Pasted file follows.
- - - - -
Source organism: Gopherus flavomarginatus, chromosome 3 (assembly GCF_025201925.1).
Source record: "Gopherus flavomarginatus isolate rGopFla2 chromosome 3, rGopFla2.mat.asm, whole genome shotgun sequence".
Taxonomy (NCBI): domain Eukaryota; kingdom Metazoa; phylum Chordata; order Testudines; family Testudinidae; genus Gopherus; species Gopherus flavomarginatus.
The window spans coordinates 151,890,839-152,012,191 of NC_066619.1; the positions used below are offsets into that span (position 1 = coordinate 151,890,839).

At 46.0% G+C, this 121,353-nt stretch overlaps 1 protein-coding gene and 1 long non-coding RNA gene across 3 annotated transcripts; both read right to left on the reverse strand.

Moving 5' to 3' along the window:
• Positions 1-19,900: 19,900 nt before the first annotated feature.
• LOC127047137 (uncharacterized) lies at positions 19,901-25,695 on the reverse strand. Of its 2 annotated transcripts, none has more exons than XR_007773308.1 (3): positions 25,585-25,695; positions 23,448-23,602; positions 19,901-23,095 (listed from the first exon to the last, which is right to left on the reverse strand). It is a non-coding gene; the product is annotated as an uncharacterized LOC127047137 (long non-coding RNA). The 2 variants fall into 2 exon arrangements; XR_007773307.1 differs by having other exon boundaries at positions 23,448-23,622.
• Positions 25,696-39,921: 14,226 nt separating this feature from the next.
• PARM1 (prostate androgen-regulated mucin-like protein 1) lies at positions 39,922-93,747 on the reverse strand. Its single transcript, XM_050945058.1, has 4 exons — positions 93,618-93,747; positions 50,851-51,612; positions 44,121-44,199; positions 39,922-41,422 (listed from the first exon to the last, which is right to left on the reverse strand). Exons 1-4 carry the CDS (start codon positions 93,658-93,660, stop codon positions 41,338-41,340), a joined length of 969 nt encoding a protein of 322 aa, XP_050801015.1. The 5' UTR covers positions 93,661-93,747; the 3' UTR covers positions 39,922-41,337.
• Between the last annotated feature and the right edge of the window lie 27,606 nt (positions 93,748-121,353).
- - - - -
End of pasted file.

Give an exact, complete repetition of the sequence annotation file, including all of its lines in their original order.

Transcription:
Source organism: Gopherus flavomarginatus, chromosome 3 (assembly GCF_025201925.1).
Source record: "Gopherus flavomarginatus isolate rGopFla2 chromosome 3, rGopFla2.mat.asm, whole genome shotgun sequence".
Taxonomy (NCBI): domain Eukaryota; kingdom Metazoa; phylum Chordata; order Testudines; family Testudinidae; genus Gopherus; species Gopherus flavomarginatus.
The window spans coordinates 151,890,839-152,012,191 of NC_066619.1; the positions used below are offsets into that span (position 1 = coordinate 151,890,839).

At 46.0% G+C, this 121,353-nt stretch overlaps 1 protein-coding gene and 1 long non-coding RNA gene across 3 annotated transcripts; both read right to left on the reverse strand.

Moving 5' to 3' along the window:
• Positions 1-19,900: 19,900 nt before the first annotated feature.
• LOC127047137 (uncharacterized) lies at positions 19,901-25,695 on the reverse strand. Of its 2 annotated transcripts, none has more exons than XR_007773308.1 (3): positions 25,585-25,695; positions 23,448-23,602; positions 19,901-23,095 (listed from the first exon to the last, which is right to left on the reverse strand). It is a non-coding gene; the product is annotated as an uncharacterized LOC127047137 (long non-coding RNA). The 2 variants fall into 2 exon arrangements; XR_007773307.1 differs by having other exon boundaries at positions 23,448-23,622.
• Positions 25,696-39,921: 14,226 nt separating this feature from the next.
• PARM1 (prostate androgen-regulated mucin-like protein 1) lies at positions 39,922-93,747 on the reverse strand. Its single transcript, XM_050945058.1, has 4 exons — positions 93,618-93,747; positions 50,851-51,612; positions 44,121-44,199; positions 39,922-41,422 (listed from the first exon to the last, which is right to left on the reverse strand). Exons 1-4 carry the CDS (start codon positions 93,658-93,660, stop codon positions 41,338-41,340), a joined length of 969 nt encoding a protein of 322 aa, XP_050801015.1. The 5' UTR covers positions 93,661-93,747; the 3' UTR covers positions 39,922-41,337.
• Between the last annotated feature and the right edge of the window lie 27,606 nt (positions 93,748-121,353).